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Macomb Woman Obtains Divorce from The Grave

Clarkston Legal Nov. 11, 2010

In a recent case originating from Macomb County, the Michigan Supreme Court held that a woman, scorned by her long-time but absentee husband, could effectively divorce him from her grave. The case, Tkachik v Mandeville, reversed the Court of Appeals’ decision that ruled she could not do so.

In this case, the wife became ill and died of breast cancer after nearly three decades of marriage. Although the long-married couple was estranged at the time of wife’s death, they never filed for divorce or legal separation (known as separate maintenance in Michigan).

Because her husband had abandoned her during the 18-months she battled breast cancer, the wife executed a trust and will which left him nothing and appointed her sister as personal representative of her estate. At the time she died in 2002, the wife had spent years maintaining the “marital home” as well as a vacation property near West Branch. She paid all the property-related expenses without contribution from her husband.

Six-months after his wife’s death, the husband filed a petition in the Macomb Probate Court to set aside his deceased wife’s will and trust and to remove the cloud his wife placed on their marital properties. In the resulting probate court battle, the wife’s sister, relying almost extensively on out-of-state caselaw, asserted equitable contribution and abandonment theories, arguing that allowing husband to posthumously reap the benefits of his deceased spouse’s labors amounted to an unjust enrichment.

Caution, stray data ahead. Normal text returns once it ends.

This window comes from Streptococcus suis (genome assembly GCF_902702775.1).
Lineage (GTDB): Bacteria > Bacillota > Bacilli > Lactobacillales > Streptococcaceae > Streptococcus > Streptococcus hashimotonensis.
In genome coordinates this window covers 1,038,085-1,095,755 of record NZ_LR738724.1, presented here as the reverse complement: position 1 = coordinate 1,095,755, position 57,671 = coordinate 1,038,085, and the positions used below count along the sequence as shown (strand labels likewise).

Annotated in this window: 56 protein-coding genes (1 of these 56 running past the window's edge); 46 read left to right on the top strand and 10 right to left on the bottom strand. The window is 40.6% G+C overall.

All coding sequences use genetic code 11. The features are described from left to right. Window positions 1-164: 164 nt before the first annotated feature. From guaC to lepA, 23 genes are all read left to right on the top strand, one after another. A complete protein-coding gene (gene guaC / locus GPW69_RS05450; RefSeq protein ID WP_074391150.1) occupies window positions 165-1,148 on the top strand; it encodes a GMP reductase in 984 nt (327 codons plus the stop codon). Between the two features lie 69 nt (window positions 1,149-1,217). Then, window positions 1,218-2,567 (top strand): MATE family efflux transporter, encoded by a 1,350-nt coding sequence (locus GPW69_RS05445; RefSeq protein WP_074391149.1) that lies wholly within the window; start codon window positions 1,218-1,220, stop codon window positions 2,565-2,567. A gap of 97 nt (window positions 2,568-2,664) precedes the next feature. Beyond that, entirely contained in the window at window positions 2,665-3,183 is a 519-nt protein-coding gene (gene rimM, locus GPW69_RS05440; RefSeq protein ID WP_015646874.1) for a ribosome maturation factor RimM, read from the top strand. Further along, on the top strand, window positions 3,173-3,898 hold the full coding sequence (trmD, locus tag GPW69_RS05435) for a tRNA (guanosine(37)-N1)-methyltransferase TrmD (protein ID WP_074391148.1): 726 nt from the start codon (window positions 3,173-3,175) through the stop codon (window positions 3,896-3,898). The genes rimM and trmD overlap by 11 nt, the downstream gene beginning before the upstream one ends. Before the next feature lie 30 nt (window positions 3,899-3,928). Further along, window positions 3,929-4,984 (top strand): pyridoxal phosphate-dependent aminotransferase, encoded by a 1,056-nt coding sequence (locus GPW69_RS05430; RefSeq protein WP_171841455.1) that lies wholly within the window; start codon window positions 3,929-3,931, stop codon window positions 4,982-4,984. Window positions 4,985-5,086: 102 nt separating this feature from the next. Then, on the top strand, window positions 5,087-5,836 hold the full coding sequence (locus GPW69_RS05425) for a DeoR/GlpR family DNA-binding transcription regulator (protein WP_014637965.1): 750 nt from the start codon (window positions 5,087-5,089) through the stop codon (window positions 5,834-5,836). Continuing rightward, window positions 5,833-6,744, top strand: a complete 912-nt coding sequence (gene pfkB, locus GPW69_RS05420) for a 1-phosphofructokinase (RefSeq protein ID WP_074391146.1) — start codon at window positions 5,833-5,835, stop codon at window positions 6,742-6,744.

The sister was granted summary disposition and the Husband’s challenge to his deceased wife’s will and estate plan was thrown out of the Macomb County Probate Court. In doing so, the probate court made a finding that Husband should not be considered a “surviving spouse” because he had abandoned his wife for more than a year.

Next, the sister went on the attack, suing her former brother-in-law on behalf of her sister’s estate and seeking a determination that the probate court’s finding (i.e. that Husband was not a “surviving spouse”) destroyed the “tenancy by the entireties”; the mode of ownership of the former marital home.

When that didn’t work, the sister amended her complaint to seek contribution from the Husband for Wife’s sole maintenance of the properties.

The Court of Appeals was not persuaded by the sister’s legal arguments in equity, deciding that a married person cannot execute an estate plan that effectively acts as a “posthumous divorce”. The appellate court’s ruling emphasized the sanctity of marital property intact and declined to “invent a claim” from which a decedent spouse can reach her surviving husband from her grave.

In reversing the intermediate appellate court, the Supreme Court extended the doctrine of contribution to find Husband liable for his portion of the maintenance of the property. The high court was persuaded to fashion an equitable remedy where Sister had no remedy at law.

Essentially, the Supreme Court found that Husband had been unjustly enriched by reaping the benefits of his wife’s maintenance and improvements to the properties, while contributing nothing.

The case is illustrative of how our court system processes a case. The initial decision is never final. In this case, the sister’s case went all the way to the Michigan Supreme Court; went back down to the Court of Appeals for an opinion after that court passed on the case; then went back up to the Supremes.

After its epic journey, this case is binding common law and will determine the result for other subsequent and similar cases. Lesson: if your spouse abandons you with ongoing obligations, he or she may be liable, either in family or probate court, for past maintenance and the cost of improvements on an equitable contribution theory.